Except for a few collector rifles, usually my riflescope worths more than the rifle it is mounted on. I do not want to miss and opportunity because I rely not on the best i can afford. I also use my Zeiss V8i 2.8-20x56 as a spotting scope to confirm sex/age of chamois when hunting in the mountains and then for red stag in the evening.
Sorry but, for instance, I cannot understand fellows putting +2000$ on a fancy wood stock, engraving, etc. and then put a 800$ scope on that rifle.
These best riflescope brands will give you and amazing field of view for he same magnification ( For instance a leupold V6HD 1x will give you 36m at 100m, a leica magnus at 1x will give you 44m)

Bottom line, If you can afford one, you should consider a 56mm Zeiss V8 or HT, Leica Magnus/Fortis or Swarovski Z8i riflescope.
 
A few elements to consider:

- the bigger the objective diameter is, the more light it captures --> so an objective 50 of better 56mm/60mm is best. Maximum power set to 4-6x to make sure you see the full body so it is easier to put the red dot at the right place. It will also be clearer/brighter at lower magnification - as explained in previous message.
- illuminated dot --> the risk with cheap optics is that illumination is too bright for night shot. Typically reticle red dot set for night use, would be almost invisible in bright light. Also some optics will generate internal reflection of the red dots and it will blur in red all what you'll see in the scope.
- if you are using a light source, then it is different as any scope will work.

Where I hunt, we can hunt 1h after sun set, which is pretty dark -->I onIy use German/Austrian riflescopes - Zeiss, Leica or Swarowski (or S&B or Khales but I do not own one) for that kind of hunt. I do have Burris, Night Force, Vortex (non HD) they are far away in terms of light transmission, clarity, flare resistance, definition in low light. Low light is where you see the difference between best European optics and the rest. Same applies to binoculars.
Zeiss and Leica are coming from photography and they make the best photographic optics (some of these camera lenses are selling for +$10'000$) The picture taken on the moon were made out of Zeiss optics on Hasselblad camera. The pictures of D-Day on Omaha beach taken with a leica. Leica made the first 35mm camera) --> They have decades of R&D on optics formulas, glass, coating, etc.

Try a Leica Tempus red dot, and compare it to a Docter or a Burris Fastfire... the Leica is fully neutral in terms of distortion, color etc. wiht the other you feel you are looking through something.

Except for a few collector rifles, usually my riflescope worths more than the rifle it is mounted on. I do not want to miss and opportunity because I rely not on the best i can afford. I also use my Zeiss V8i 2.8-20x56 as a spotting scope to confirm sex/age of chamois when hunting in the mountains and then for red stag in the evening.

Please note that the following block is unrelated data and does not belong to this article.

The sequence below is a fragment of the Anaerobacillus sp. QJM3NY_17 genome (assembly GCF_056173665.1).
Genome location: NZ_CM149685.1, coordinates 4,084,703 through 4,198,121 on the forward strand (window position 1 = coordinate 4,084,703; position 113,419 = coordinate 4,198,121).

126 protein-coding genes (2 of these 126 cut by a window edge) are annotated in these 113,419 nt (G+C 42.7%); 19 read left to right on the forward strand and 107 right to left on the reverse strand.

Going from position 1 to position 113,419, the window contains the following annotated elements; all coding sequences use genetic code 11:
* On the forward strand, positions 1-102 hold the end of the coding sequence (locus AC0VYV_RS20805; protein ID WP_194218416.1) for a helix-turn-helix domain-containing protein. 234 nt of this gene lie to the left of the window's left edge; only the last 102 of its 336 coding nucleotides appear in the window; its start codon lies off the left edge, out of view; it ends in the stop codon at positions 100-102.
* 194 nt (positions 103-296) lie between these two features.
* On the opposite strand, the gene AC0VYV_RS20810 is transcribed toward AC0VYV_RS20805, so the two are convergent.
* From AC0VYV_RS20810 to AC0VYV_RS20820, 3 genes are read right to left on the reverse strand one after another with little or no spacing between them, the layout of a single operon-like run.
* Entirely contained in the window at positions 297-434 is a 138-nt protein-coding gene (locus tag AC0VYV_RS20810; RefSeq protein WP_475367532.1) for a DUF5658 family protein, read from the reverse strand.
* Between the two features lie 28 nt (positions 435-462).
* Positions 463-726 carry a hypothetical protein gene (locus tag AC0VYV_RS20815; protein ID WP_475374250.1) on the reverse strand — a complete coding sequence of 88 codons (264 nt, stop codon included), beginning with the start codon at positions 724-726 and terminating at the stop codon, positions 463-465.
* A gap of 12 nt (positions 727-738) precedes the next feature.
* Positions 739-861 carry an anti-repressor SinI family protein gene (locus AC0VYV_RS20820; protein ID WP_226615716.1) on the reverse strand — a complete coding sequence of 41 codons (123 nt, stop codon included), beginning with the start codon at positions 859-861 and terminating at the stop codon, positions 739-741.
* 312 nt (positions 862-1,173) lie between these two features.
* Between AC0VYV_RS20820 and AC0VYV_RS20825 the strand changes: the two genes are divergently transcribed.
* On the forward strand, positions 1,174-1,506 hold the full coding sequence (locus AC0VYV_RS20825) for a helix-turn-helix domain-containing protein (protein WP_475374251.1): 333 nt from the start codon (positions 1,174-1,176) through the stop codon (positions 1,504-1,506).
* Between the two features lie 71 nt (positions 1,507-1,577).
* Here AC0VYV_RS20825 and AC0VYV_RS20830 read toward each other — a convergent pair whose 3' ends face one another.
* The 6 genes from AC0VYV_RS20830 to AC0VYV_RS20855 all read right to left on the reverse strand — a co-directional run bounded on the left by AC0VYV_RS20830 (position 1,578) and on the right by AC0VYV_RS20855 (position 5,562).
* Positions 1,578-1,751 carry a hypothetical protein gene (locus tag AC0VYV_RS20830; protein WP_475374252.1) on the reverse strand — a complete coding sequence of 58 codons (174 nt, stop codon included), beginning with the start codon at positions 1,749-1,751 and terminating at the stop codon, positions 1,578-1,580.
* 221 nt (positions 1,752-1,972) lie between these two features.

Sorry but, for instance, I cannot understand fellows putting +2000$ on a fancy wood stock, engraving, etc. and then put a 800$ scope on that rifle.
These best riflescope brands will give you and amazing field of view for he same magnification ( For instance a leupold V6HD 1x will give you 36m at 100m, a leica magnus at 1x will give you 44m)

Bottom line, If you can afford one, you should consider a 56mm Zeiss V8 or HT, Leica Magnus/Fortis or Swarovski Z8i riflescope.
Amen!!! Something many folks don’t know is that the eye has a magnification of 1.1
There’s a reason the best scopes have magnifications like 1.1-6 or 1.1-8 etc.
99% of the time, what you see through a scope with a true magnification of 1, is smaller in the scope than with the naked eye.
 
Thread 'Low light hunting riflescope review' https://www.africahunting.com/threads/low-light-hunting-riflescope-review.65951/

Hi All,
Here is a thread I did some time back, the VT is in English which makes it easy, I have no link to these guys though have purchased from them before, the presentation is well worth to watch all the way through.
Hi end German /Austrian optics in the 56/50 objective have great lowlight performance, though cost and are bigger to fit on your rifle, something to consider if you are going to do PG as well, as one above has pointed out it will be a short range shot so absolutely no need to dial, plus a point about the illuminated reticle cheap ones can be to bright!
I am sure the op will at least be able to compare some German optics with a Leupold or Trijicon.
I am currently using a leica with a 4a illustration 42mm objective and I am very pleased with the twilight performance. Leica Ampus is a great product, not at top end of money. You don't need to pay the absolute top end price to get a great low light performance, some manufacturers like Stiener / Minox make a great product, plus they are reliable which you most definitely want!!
 

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Bill J H wrote on gearguywb's profile.
Do you still have this rifle? I'm in the KC area on business and I'm very interested.
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I didn't get drawn for Wyoming this year.




Are you planning to hunt Unit 4 this fall?



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another great review